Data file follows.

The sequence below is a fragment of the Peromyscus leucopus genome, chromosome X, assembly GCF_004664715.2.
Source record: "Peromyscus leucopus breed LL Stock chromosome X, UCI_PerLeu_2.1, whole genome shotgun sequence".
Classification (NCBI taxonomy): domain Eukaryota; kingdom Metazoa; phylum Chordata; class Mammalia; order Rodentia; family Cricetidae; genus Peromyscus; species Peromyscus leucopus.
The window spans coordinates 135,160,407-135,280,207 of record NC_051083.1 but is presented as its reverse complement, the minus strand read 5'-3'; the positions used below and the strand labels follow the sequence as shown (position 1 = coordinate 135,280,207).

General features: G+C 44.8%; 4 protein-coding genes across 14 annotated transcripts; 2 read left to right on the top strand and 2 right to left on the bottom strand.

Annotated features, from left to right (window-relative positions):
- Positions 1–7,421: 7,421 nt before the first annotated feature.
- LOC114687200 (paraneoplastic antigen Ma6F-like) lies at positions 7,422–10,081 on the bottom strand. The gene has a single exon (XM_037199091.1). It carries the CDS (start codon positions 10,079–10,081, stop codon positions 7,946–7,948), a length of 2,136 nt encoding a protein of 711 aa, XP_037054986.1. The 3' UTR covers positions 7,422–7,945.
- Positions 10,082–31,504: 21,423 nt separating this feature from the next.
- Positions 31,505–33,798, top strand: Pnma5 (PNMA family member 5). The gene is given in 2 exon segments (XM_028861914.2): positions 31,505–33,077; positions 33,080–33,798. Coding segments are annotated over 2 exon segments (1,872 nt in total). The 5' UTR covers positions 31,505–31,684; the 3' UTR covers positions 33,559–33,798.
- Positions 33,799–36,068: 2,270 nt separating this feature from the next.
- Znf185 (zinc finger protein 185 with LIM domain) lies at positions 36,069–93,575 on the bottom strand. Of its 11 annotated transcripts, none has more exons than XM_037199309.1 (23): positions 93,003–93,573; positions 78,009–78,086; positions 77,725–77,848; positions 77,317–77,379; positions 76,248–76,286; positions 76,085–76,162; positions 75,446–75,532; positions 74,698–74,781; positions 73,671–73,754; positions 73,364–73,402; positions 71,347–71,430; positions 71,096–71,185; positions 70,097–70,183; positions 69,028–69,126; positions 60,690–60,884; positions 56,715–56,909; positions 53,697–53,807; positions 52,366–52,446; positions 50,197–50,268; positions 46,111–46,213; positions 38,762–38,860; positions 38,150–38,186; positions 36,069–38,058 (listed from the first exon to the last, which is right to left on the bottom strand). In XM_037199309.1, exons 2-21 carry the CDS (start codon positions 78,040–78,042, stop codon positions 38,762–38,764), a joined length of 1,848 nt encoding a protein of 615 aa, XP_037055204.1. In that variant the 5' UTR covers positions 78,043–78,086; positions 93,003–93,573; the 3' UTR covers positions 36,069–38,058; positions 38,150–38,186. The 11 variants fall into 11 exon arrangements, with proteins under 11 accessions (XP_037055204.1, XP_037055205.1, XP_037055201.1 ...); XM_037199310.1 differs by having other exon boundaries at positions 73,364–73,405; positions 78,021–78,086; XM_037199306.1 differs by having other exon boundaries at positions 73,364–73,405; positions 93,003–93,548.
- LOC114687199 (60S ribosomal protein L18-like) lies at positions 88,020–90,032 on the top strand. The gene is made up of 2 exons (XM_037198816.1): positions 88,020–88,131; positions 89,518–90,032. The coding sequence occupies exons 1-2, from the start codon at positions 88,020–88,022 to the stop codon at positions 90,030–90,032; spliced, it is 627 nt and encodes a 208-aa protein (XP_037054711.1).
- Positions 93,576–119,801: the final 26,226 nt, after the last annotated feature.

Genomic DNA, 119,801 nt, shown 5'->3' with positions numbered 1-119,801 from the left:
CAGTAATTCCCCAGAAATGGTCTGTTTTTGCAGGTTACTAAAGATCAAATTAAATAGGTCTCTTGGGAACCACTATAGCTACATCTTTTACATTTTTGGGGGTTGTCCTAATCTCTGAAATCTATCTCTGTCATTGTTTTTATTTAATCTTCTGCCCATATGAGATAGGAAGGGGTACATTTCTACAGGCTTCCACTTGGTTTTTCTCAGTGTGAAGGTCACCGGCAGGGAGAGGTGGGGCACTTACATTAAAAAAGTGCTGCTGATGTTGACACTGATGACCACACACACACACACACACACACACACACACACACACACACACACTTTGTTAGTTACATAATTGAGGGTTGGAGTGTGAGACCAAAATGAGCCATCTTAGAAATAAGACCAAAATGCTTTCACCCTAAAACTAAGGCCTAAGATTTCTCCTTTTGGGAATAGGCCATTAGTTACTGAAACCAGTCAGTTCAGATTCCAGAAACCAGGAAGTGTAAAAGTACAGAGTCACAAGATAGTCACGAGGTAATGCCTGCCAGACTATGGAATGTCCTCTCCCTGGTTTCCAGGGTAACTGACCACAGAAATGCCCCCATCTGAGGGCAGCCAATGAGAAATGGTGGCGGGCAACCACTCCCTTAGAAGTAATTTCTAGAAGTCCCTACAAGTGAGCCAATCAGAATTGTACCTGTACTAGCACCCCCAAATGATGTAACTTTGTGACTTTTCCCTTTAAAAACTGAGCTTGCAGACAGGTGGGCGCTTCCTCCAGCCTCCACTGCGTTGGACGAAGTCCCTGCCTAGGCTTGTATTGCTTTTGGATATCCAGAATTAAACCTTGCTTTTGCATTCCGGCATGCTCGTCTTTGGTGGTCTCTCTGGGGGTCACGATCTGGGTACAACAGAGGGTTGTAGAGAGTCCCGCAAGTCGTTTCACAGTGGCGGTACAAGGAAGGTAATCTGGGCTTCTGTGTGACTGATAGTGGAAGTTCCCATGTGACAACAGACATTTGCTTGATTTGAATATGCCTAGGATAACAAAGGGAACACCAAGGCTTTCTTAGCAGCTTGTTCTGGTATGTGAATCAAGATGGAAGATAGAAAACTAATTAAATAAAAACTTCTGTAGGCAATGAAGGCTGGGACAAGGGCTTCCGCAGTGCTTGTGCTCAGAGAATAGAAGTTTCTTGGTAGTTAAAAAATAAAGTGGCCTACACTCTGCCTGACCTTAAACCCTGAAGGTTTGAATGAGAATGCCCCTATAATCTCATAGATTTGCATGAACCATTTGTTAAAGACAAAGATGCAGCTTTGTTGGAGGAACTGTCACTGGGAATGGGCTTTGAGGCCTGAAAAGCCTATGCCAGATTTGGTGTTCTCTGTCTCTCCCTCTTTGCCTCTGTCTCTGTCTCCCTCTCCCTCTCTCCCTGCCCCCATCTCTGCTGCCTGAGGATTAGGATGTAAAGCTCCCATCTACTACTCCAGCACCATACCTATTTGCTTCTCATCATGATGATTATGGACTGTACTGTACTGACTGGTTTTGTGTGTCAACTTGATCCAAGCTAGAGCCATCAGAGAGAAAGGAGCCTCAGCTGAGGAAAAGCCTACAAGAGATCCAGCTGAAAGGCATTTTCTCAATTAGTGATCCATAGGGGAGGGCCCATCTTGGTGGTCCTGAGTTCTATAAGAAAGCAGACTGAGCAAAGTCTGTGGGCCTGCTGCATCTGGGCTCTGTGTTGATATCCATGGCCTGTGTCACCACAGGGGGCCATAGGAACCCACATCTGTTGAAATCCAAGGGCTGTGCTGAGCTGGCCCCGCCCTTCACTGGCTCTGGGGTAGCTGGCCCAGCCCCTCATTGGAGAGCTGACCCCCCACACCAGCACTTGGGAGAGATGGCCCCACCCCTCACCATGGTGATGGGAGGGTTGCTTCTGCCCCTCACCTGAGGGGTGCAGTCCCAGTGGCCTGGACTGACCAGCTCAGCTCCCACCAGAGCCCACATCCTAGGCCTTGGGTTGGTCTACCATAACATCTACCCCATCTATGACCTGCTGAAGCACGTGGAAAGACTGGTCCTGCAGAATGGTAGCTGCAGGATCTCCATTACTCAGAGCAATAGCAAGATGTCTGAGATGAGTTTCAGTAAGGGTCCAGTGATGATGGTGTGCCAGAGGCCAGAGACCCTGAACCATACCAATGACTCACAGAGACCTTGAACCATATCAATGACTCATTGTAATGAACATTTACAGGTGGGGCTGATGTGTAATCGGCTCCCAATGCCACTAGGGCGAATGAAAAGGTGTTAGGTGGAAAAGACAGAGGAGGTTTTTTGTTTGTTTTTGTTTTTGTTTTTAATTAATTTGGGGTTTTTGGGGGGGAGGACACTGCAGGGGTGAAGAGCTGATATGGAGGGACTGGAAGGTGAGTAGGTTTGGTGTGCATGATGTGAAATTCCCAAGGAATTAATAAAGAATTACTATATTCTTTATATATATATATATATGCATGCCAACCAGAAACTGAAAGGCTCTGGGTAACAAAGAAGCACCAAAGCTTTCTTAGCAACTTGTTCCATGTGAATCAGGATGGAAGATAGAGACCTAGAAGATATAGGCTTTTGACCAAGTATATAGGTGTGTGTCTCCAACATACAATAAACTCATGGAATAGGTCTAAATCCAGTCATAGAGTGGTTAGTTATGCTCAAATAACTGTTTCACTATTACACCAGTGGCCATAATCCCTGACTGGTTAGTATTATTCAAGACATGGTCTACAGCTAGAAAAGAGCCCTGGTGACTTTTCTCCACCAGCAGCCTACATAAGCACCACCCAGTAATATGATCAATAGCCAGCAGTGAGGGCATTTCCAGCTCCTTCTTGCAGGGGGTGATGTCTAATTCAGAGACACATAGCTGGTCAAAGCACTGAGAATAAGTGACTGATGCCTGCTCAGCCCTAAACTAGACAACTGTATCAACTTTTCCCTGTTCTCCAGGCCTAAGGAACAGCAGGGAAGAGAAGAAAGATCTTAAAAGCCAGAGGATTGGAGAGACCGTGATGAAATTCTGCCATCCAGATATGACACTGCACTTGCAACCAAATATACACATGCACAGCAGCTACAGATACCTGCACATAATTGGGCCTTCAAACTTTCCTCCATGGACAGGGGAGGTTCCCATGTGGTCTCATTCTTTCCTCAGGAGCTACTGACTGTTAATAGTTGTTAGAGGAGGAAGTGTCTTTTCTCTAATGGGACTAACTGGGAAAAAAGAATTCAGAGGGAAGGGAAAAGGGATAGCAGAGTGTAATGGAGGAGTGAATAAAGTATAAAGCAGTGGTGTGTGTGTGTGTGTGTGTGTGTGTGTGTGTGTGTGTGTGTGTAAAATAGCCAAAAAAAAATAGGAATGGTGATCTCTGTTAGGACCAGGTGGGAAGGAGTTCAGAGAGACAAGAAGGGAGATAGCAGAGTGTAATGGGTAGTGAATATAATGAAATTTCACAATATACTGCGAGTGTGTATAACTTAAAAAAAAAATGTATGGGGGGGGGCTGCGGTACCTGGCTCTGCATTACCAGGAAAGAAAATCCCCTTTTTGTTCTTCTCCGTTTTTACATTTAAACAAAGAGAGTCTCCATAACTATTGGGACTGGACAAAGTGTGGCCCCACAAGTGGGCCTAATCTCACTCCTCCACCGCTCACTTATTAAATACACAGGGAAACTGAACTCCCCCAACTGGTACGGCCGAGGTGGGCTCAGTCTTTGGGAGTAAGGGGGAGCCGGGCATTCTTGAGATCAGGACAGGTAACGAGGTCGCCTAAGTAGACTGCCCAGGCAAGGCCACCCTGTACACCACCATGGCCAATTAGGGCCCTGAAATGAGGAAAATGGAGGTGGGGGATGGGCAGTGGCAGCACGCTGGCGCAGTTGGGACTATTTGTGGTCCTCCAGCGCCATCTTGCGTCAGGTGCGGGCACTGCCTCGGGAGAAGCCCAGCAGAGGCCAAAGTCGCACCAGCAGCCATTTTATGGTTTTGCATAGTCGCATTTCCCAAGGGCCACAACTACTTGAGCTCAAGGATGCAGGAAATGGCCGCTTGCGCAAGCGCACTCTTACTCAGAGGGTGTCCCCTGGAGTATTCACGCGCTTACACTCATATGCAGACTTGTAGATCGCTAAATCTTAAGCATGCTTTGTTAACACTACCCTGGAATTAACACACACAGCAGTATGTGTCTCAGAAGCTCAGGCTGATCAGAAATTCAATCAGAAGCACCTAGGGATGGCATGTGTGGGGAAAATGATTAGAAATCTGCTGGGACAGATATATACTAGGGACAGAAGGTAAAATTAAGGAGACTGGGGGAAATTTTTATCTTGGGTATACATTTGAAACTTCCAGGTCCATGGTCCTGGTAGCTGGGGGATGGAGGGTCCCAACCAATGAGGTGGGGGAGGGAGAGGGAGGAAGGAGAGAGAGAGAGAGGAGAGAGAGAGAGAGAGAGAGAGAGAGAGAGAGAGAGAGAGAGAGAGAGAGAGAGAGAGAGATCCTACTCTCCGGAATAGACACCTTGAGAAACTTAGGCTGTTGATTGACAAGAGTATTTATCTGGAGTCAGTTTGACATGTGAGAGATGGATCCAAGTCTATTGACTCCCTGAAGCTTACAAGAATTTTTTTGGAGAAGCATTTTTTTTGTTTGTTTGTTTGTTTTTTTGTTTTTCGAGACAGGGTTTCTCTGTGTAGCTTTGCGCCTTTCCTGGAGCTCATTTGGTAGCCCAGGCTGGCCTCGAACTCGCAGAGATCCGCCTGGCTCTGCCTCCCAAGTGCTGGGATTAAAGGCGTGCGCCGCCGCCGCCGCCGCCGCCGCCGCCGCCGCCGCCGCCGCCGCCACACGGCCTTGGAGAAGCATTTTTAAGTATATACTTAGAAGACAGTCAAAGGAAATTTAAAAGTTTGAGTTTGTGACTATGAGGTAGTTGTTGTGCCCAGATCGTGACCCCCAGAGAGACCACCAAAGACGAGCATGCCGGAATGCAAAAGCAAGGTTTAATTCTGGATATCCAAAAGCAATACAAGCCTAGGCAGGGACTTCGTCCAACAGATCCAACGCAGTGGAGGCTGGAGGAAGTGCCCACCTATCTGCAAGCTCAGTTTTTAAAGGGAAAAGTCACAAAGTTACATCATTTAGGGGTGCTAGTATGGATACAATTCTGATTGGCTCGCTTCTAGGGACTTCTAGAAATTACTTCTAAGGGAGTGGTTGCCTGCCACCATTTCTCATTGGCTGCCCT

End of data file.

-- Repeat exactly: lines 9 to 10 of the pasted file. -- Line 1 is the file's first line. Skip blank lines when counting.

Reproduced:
- Positions 10,082–31,504: 21,423 nt separating this feature from the next.
- Positions 31,505–33,798, top strand: Pnma5 (PNMA family member 5). The gene is given in 2 exon segments (XM_028861914.2): positions 31,505–33,077; positions 33,080–33,798. Coding segments are annotated over 2 exon segments (1,872 nt in total). The 5' UTR covers positions 31,505–31,684; the 3' UTR covers positions 33,559–33,798.